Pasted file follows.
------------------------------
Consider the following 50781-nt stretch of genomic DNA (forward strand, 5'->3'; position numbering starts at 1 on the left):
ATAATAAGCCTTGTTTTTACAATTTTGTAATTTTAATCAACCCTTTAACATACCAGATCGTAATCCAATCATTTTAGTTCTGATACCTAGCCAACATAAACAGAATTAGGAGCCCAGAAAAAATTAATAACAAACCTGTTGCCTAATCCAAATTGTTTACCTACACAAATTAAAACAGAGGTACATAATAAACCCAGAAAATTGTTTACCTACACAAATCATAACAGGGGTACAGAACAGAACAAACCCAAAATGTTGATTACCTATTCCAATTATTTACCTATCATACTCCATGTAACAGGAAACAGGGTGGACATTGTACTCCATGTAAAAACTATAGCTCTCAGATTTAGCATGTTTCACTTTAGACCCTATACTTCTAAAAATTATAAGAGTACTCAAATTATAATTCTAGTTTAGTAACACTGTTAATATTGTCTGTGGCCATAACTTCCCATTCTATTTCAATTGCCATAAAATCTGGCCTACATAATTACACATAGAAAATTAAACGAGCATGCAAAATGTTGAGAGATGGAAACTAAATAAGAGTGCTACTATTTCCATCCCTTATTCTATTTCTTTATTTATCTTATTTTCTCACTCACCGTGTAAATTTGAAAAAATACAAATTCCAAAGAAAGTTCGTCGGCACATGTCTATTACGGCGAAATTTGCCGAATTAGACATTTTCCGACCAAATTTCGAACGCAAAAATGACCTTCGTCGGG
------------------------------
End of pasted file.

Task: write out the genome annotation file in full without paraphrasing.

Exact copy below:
Consider the following 50781-nt stretch of genomic DNA (forward strand, 5'->3'; position numbering starts at 1 on the left):
ATAATAAGCCTTGTTTTTACAATTTTGTAATTTTAATCAACCCTTTAACATACCAGATCGTAATCCAATCATTTTAGTTCTGATACCTAGCCAACATAAACAGAATTAGGAGCCCAGAAAAAATTAATAACAAACCTGTTGCCTAATCCAAATTGTTTACCTACACAAATTAAAACAGAGGTACATAATAAACCCAGAAAATTGTTTACCTACACAAATCATAACAGGGGTACAGAACAGAACAAACCCAAAATGTTGATTACCTATTCCAATTATTTACCTATCATACTCCATGTAACAGGAAACAGGGTGGACATTGTACTCCATGTAAAAACTATAGCTCTCAGATTTAGCATGTTTCACTTTAGACCCTATACTTCTAAAAATTATAAGAGTACTCAAATTATAATTCTAGTTTAGTAACACTGTTAATATTGTCTGTGGCCATAACTTCCCATTCTATTTCAATTGCCATAAAATCTGGCCTACATAATTACACATAGAAAATTAAACGAGCATGCAAAATGTTGAGAGATGGAAACTAAATAAGAGTGCTACTATTTCCATCCCTTATTCTATTTCTTTATTTATCTTATTTTCTCACTCACCGTGTAAATTTGAAAAAATACAAATTCCAAAGAAAGTTCGTCGGCACATGTCTATTACGGCGAAATTTGCCGAATTAGACATTTTCCGACCAAATTTCGAACGCAAAAATGACCTTCGTCGGG